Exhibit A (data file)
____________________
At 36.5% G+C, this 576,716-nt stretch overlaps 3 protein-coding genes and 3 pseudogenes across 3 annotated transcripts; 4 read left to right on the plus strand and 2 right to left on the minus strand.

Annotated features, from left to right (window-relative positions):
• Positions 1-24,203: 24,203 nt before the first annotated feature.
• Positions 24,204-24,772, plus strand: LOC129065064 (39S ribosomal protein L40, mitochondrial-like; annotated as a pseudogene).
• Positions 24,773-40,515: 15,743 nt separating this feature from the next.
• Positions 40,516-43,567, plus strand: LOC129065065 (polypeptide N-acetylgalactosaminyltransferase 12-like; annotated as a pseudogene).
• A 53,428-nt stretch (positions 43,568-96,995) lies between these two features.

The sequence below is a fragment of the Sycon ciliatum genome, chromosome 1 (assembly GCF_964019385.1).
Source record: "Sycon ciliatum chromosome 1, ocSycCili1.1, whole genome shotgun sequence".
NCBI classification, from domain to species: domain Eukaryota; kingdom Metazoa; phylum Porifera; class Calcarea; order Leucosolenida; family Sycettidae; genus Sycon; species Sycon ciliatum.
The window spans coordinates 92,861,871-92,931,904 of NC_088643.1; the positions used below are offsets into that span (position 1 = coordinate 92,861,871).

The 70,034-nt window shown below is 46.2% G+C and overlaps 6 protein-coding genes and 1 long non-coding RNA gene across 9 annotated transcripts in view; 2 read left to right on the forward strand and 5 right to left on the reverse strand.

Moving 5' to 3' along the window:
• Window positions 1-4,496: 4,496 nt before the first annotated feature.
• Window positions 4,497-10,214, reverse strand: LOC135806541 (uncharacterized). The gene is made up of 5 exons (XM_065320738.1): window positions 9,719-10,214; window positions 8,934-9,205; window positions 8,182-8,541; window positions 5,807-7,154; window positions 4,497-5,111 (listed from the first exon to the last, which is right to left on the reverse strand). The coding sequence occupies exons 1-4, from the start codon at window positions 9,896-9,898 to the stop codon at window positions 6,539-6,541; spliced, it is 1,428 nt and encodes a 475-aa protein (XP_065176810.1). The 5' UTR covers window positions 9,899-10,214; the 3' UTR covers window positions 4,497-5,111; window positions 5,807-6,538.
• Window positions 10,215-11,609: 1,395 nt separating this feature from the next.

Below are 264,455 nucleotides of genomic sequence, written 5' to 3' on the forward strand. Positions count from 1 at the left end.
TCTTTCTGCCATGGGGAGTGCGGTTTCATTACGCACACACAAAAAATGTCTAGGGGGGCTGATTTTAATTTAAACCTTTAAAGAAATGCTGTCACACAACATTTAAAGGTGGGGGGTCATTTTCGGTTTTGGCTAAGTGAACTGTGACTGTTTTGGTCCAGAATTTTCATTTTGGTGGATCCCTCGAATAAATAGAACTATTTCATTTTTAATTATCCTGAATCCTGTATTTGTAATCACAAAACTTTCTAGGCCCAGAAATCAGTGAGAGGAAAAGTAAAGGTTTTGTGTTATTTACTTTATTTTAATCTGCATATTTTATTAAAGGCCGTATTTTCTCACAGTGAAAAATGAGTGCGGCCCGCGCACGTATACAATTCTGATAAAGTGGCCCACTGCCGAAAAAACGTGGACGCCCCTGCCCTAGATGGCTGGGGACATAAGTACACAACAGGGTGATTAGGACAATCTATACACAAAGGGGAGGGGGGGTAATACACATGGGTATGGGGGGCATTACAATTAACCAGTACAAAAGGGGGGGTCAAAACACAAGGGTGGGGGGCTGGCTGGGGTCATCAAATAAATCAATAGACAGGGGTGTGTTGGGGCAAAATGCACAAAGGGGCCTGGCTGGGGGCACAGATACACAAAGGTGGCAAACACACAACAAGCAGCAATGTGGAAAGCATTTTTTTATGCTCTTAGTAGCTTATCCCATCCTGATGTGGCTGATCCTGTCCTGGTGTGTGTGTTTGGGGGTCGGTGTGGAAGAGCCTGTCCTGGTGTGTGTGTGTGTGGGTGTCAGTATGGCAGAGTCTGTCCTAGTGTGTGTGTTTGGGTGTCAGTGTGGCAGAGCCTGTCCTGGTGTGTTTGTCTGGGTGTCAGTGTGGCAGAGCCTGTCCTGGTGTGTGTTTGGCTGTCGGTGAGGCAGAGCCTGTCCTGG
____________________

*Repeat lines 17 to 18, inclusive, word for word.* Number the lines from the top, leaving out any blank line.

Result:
Below are 264,455 nucleotides of genomic sequence, written 5' to 3' on the forward strand. Positions count from 1 at the left end.
TCTTTCTGCCATGGGGAGTGCGGTTTCATTACGCACACACAAAAAATGTCTAGGGGGGCTGATTTTAATTTAAACCTTTAAAGAAATGCTGTCACACAACATTTAAAGGTGGGGGGTCATTTTCGGTTTTGGCTAAGTGAACTGTGACTGTTTTGGTCCAGAATTTTCATTTTGGTGGATCCCTCGAATAAATAGAACTATTTCATTTTTAATTATCCTGAATCCTGTATTTGTAATCACAAAACTTTCTAGGCCCAGAAATCAGTGAGAGGAAAAGTAAAGGTTTTGTGTTATTTACTTTATTTTAATCTGCATATTTTATTAAAGGCCGTATTTTCTCACAGTGAAAAATGAGTGCGGCCCGCGCACGTATACAATTCTGATAAAGTGGCCCACTGCCGAAAAAACGTGGACGCCCCTGCCCTAGATGGCTGGGGACATAAGTACACAACAGGGTGATTAGGACAATCTATACACAAAGGGGAGGGGGGGTAATACACATGGGTATGGGGGGCATTACAATTAACCAGTACAAAAGGGGGGGTCAAAACACAAGGGTGGGGGGCTGGCTGGGGTCATCAAATAAATCAATAGACAGGGGTGTGTTGGGGCAAAATGCACAAAGGGGCCTGGCTGGGGGCACAGATACACAAAGGTGGCAAACACACAACAAGCAGCAATGTGGAAAGCATTTTTTTATGCTCTTAGTAGCTTATCCCATCCTGATGTGGCTGATCCTGTCCTGGTGTGTGTGTTTGGGGGTCGGTGTGGAAGAGCCTGTCCTGGTGTGTGTGTGTGTGGGTGTCAGTATGGCAGAGTCTGTCCTAGTGTGTGTGTTTGGGTGTCAGTGTGGCAGAGCCTGTCCTGGTGTGTTTGTCTGGGTGTCAGTGTGGCAGAGCCTGTCCTGGTGTGTGTTTGGCTGTCGGTGAGGCAGAGCCTGTCCTGG